Happier days are here again for the vendors of programmable logic controllers (PLCs). Thanks to growing demand in newly industrialized regions such as China and Eastern Europe, along with the emergence of new, non-manufacturing application areas, the global market for PLCs is on the upswing, according to recent research from ARC Advisory Group, Dedham, Mass.
ARC projects the PLC market to expand at a 4.6 percent compound annual growth rate over the next five years, in spite of declining PLC prices. The worldwide PLC market totaled more than $6 billion in 2003 and is forecast to reach over $7.5 billion in 2008, the firm says.
The projected gains will follow a market that was essentially flat during the early 2000s, says Himanshu Shah, an ARC senior analyst and co-author of the report, titled “Programmable Logic Controller Worldwide Outlook.” “We saw a small uptick starting in 2003,” Shah says, adding that ARC now expects the growth rate in PLC shipments to accelerate over the five-year study period.
Shah cites several drivers for the trend. One of the most significant is the demand from rapidly developed regions including China, Eastern Europe, Russia, India and Brazil, he says. All are making heavy investments in automation, he notes, particularly China, as well as parts of Eastern Europe. With many of the East European countries having joined the European Union in April 2004, the prospects of easier trade signal a major opportunity for the PLC market, according to the ARC report.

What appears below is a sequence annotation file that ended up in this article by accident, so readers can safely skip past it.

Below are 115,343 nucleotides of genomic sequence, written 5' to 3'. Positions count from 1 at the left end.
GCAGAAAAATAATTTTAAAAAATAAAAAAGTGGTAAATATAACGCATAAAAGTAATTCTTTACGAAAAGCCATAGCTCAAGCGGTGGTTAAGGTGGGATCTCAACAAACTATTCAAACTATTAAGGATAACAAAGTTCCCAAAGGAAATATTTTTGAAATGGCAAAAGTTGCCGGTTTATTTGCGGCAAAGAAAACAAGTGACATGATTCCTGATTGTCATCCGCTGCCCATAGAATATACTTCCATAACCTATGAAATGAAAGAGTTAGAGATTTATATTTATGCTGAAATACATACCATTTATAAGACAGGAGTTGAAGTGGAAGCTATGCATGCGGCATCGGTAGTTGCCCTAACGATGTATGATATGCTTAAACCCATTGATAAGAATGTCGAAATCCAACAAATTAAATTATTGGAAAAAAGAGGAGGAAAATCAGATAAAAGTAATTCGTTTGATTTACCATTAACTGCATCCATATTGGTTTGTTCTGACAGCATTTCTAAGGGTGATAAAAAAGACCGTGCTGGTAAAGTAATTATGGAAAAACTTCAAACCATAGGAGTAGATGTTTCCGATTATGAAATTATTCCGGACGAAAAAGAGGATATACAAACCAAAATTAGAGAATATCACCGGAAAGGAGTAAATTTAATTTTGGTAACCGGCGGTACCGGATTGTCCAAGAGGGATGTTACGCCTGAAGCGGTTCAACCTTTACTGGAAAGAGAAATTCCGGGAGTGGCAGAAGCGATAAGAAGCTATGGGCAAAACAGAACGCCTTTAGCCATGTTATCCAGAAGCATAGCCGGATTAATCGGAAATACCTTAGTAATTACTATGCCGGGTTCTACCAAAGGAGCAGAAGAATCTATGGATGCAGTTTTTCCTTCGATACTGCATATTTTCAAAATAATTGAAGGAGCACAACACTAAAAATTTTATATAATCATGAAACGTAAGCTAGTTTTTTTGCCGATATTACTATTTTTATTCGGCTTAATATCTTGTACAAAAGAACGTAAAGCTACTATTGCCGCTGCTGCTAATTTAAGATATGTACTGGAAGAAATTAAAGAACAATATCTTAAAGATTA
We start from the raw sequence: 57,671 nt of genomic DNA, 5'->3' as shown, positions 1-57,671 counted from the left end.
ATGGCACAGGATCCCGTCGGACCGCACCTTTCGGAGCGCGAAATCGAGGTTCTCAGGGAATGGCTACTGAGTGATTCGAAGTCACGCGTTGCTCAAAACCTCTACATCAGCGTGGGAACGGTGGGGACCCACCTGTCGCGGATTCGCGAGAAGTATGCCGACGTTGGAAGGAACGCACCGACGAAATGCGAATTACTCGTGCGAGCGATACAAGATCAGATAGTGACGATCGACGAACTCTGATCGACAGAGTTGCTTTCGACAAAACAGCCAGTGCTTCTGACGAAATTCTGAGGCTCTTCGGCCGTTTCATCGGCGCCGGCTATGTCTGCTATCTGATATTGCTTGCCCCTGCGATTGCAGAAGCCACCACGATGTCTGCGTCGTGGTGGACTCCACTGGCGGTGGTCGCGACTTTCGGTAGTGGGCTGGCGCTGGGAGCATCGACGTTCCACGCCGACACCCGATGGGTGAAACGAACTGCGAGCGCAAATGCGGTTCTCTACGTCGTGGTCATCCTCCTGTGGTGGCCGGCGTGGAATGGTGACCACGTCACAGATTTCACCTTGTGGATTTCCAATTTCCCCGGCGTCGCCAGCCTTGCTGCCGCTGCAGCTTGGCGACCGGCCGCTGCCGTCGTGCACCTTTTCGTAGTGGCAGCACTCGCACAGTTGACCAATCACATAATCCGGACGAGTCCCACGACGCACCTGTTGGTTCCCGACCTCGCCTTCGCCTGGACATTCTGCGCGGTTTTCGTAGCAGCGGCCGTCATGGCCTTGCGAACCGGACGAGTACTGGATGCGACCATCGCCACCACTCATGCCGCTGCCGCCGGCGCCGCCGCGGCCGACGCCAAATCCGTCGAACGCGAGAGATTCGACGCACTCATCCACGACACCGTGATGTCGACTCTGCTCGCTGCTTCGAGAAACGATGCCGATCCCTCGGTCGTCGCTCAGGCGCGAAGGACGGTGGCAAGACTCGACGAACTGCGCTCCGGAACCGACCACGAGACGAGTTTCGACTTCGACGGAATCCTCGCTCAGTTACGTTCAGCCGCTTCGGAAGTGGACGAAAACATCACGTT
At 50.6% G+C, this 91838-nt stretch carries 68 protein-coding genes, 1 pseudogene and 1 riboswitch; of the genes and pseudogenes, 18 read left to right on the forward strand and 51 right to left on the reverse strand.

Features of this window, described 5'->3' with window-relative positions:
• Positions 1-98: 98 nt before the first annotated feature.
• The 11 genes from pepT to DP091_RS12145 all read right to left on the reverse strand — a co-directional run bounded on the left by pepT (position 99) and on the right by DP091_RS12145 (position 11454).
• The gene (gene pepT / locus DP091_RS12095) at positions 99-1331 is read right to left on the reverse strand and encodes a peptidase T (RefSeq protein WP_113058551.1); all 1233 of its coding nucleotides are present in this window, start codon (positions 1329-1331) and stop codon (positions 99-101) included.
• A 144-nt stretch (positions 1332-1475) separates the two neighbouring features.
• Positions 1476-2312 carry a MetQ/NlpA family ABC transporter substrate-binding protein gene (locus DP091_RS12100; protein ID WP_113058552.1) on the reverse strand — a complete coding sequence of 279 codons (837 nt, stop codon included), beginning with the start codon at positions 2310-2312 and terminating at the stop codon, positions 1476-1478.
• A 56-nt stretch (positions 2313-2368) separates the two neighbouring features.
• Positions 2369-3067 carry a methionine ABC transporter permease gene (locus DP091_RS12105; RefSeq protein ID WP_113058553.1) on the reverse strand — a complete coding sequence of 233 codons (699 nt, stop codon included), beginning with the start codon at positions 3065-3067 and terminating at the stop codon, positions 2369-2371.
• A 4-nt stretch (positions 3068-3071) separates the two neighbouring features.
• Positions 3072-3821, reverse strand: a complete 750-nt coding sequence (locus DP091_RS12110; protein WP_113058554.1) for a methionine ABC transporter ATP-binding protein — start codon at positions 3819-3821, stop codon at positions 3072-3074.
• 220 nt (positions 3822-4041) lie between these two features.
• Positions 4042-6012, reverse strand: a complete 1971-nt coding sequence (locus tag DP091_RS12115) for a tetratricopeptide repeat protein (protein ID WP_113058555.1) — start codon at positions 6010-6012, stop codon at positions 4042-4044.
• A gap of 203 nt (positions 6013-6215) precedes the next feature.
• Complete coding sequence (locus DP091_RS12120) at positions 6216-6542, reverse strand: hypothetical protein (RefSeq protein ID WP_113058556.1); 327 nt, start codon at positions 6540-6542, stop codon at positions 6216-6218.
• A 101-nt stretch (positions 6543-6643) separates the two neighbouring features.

Among other drivers, Shah notes that so-called nano PLCs and micro PLCs are finding applications in non-manufacturing industries, including telecommunications, building automation, transportation and warehousing. “While manufacturing remains an extremely important area for PLCs, the PLC vendors have found that in order to grow, they must also target these other, non-manufacturing areas,” he says.
New areas are also opening up in manufacturing. Nano PLCs are finding new ways to address the relay replacement market, for example, while large PLCs are moving into application areas previously handled by distributed control systems (DCS) and supervisory control and data acquisition (SCADA) systems.
“The term PLC no longer stands only for logic control and programmability,” says Shah. “Communications capabilities, large memories and fast central processing units have turned the PLC into a universal automation component that fits all applications,” he declares. The result is the emergence of a new system category that ARC calls the Programmable Automation Controller (PAC). Though the transition has only just begun, Shah says, the trend toward PACs is “set to change the face of industrial automation at the controller level.”